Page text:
Reconstruction of Tax Records - John R. Dundon II, Enrolled Agent
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Reconstruction of Tax Records

Reconstruction of Tax Records

Treasury Regulation 1.274-5 allows for a deduction without complete documentation if you can show that you have ‘substantially complied’ with adequate adequate record keeping requirements.

This statute is code for … be nice to your examiner.

Basically the practice of disallowing amounts claimed because there is no documentary evidence available to establish precise amounts beyond a reasonable doubt ignores commonly recognized business practice as well as the fact that proof may be established by credible oral testimony.  As such close approximations of items not fully supported by documentary proof can frequently be established through reliable secondary sources and collateral evidence.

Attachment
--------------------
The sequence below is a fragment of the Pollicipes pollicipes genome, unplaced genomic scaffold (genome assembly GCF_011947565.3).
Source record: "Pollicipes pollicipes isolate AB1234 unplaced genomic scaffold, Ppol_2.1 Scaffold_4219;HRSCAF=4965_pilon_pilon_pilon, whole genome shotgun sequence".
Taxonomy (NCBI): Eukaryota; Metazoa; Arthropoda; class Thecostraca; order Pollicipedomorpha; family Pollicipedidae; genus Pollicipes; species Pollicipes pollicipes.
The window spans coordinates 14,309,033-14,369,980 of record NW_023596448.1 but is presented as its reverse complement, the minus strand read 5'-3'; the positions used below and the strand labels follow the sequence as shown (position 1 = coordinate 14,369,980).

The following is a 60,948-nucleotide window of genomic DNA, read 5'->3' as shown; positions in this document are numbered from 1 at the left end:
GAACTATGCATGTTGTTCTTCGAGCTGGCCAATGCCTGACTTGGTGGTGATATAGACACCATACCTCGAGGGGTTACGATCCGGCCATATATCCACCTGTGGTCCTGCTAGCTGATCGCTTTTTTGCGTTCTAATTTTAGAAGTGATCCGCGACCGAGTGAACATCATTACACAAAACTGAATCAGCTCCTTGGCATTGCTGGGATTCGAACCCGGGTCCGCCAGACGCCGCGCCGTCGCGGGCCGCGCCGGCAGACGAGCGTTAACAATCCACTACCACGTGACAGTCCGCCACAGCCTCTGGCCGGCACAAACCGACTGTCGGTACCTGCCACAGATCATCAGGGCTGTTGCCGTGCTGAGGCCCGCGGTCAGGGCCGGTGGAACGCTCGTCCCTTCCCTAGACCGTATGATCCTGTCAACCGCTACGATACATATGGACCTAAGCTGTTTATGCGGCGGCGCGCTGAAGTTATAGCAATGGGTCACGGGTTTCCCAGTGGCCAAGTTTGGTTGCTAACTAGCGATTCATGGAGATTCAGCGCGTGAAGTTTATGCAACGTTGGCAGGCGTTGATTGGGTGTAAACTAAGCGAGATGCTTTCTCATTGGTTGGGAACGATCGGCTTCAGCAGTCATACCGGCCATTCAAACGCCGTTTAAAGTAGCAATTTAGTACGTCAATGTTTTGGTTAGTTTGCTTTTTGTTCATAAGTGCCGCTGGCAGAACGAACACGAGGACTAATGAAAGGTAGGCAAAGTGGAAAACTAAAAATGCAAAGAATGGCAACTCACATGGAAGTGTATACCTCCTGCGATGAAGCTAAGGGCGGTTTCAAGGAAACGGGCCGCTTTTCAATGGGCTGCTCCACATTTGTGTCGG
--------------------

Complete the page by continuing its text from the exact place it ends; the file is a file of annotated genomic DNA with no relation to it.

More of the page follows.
It is always best practice to inform the examiner what has been reconstructed in that it builds credibility.  It’s also best to demonstrate that your expenditures are reasonable in relation to income, and that if questioned you can prove that your other financial affairs are in order. The bottom line is that tax records can be and routinely are reconstructed to serve as substantiation if under examination.

However if you are a hot head and freak out on your examiner or demonstrate any other behavior that may lead an examiner to not give you the benefit of the doubt as to the efficacy of collateral evidence you may as well just take your matter to appeals and start the process over. When it comes to reconstruction of evidence it seems to all be about demonstrating and maintaining personal credibility as a law abiding human being.  If you are not that then I suggest saving all of your receipts.



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